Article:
Bush administration officials are urging Turkey not to take military action against Kurdish rebels in neighboring Iraq. Meanwhile, the White House is trying to stop a congressional vote on a controversial resolution that has angered the Turkish government. VOA's Paula Wolfson has details from the White House.
There are concerns in Washington that Turkish cross-border attacks on Kurdish rebels could lead to a broader war in Iraq.
U.S. envoys have been dispatched to Ankara, the Turkish capital, to appeal for restraint. But their task is complicated by a backlash in Turkey to a non-binding resolution now making its way through the U.S. House of Representatives.
That resolution deals with a bloody event in 1915 - the mass killings of Armenians during the final days of the Ottoman Empire. The resolution says these deaths amounted to genocide.
The Turkish government argues there was no genocide, that the Armenians died in a war in which Turks were also killed. The issue is so sensitive in Ankara, that the Turkish ambassador to the United States was recalled after the measure cleared the House Foreign Affairs Committee on Wednesday.
President Bush urged House leaders against further action.
"This resolution is not the right response to these historic mass killings," said President Bush.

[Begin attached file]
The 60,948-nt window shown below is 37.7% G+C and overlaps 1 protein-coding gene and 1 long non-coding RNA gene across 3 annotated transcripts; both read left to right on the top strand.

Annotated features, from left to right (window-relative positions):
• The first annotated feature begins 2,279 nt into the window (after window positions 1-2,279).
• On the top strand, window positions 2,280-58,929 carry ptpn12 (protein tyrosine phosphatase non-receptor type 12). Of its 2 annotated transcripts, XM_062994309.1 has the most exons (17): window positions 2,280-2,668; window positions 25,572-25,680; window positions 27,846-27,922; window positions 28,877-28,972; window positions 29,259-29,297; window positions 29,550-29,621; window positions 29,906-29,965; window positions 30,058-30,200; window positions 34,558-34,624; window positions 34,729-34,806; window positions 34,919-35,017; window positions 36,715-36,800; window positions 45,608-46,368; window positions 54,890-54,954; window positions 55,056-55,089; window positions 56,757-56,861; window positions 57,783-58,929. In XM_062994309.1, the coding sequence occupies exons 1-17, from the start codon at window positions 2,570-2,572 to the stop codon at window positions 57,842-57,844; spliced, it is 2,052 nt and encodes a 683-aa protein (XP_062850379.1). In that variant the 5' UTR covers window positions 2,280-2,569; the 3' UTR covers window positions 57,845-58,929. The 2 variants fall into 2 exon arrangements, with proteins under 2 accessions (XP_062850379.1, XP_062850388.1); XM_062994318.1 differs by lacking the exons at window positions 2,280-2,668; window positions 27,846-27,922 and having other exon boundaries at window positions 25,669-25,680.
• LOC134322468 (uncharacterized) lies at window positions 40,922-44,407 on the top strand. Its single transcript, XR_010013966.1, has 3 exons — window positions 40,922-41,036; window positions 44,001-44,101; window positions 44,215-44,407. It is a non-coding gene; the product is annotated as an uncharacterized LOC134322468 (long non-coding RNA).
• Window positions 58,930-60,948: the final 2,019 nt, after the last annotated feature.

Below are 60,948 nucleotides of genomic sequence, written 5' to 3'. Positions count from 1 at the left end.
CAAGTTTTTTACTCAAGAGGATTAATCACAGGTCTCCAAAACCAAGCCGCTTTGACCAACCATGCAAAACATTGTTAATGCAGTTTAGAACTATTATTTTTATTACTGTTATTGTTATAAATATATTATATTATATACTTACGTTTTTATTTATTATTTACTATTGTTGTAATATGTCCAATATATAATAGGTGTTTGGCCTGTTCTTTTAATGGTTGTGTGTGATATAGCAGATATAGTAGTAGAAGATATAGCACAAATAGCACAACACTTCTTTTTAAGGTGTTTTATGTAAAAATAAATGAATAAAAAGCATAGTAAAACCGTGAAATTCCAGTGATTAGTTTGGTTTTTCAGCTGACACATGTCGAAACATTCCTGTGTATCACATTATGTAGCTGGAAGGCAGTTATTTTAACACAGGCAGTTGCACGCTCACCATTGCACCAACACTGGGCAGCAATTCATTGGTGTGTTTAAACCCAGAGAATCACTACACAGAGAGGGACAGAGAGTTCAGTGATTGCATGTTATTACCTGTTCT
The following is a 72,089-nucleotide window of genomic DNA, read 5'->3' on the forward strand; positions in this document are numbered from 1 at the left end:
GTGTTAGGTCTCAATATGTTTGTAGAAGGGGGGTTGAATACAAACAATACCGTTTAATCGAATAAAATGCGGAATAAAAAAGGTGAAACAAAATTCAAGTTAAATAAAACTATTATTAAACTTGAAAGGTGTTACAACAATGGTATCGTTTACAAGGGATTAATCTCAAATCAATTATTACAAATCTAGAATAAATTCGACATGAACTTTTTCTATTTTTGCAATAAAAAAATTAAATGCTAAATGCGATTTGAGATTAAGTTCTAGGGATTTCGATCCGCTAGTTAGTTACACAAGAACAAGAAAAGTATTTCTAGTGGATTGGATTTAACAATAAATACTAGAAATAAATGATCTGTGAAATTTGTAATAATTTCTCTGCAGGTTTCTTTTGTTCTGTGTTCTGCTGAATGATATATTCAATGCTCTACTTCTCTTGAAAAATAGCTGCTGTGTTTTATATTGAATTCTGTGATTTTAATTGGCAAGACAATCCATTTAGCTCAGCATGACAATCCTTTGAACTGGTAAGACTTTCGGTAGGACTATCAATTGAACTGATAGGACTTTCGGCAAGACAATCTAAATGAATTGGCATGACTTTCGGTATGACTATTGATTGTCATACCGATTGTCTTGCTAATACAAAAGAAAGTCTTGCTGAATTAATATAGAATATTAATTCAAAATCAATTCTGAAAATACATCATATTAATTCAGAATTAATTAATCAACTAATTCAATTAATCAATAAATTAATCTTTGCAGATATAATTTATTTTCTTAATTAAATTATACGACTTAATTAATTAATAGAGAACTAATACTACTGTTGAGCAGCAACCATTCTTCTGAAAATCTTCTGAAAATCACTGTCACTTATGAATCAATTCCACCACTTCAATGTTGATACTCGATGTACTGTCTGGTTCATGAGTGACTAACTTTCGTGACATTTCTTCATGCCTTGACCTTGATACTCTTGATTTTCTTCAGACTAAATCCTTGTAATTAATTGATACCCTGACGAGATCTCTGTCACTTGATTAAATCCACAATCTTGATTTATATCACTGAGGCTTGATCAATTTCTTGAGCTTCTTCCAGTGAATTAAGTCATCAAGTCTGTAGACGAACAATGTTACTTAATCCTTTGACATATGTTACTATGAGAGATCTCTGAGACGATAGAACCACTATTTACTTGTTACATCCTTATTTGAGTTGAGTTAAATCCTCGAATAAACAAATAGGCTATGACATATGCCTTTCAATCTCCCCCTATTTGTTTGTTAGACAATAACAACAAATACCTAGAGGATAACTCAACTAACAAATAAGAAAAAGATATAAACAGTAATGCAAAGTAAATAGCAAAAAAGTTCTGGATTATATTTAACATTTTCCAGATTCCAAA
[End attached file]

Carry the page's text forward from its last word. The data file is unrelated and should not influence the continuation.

And Secretary of Defense Robert Gates warned lawmakers that Turkey could retaliate by limiting access to vital routes used to supply U.S. forces in Iraq.
"Access to the road and airfields and so on in Turkey would be very much put at risk," said Gates.
But House Speaker Nancy Pelosi is standing firm. During an appearance on the ABC television news program This Week she predicted a final vote on the measure before the House of Representatives adjourns for the year. She said Congress has an obligation to speak out against genocide, whenever and wherever it occurs.
"It is a House resolution. It is non-binding. It is a statement made by 23 other countries, we would be the 24th country to make this statement. Genocide still exists. And we saw it in Rwanda, we see it now in Darfur," she said.
Pelosi dismissed the argument that now is not the time to bring up the Armenian mass killings. She said the survivors are very old, and America must take a moral stand. She was then asked if she would go ahead with the vote even if the defense department believes it would put U.S. forces at risk.
"I tell you this. Some of the things that are harmful to our troops relate to values, Abu Ghraib, Guantanamo, torture, all of those issues about who we are as a country. And I think that our troops are well served when we declare who we are as a country and increase the respect that people have for us as a nation," she said.
Appearing on the Fox News Sunday program, the top Republican in the House urged the speaker to pull the bill. Congressman John Boehner said there is no question the suffering of the Armenians was extreme. But he stressed what happened some 90 years ago should be a matter for historians to sort out, not politicians in Washington.
"And I think bringing this bill to the floor may be the most irresponsible thing I have seen this new congress do this year," said Boehner.
Boehner said the measure has angered a strategic ally in the war on terror, adding he is not even sure the speaker has the votes to pass the bill.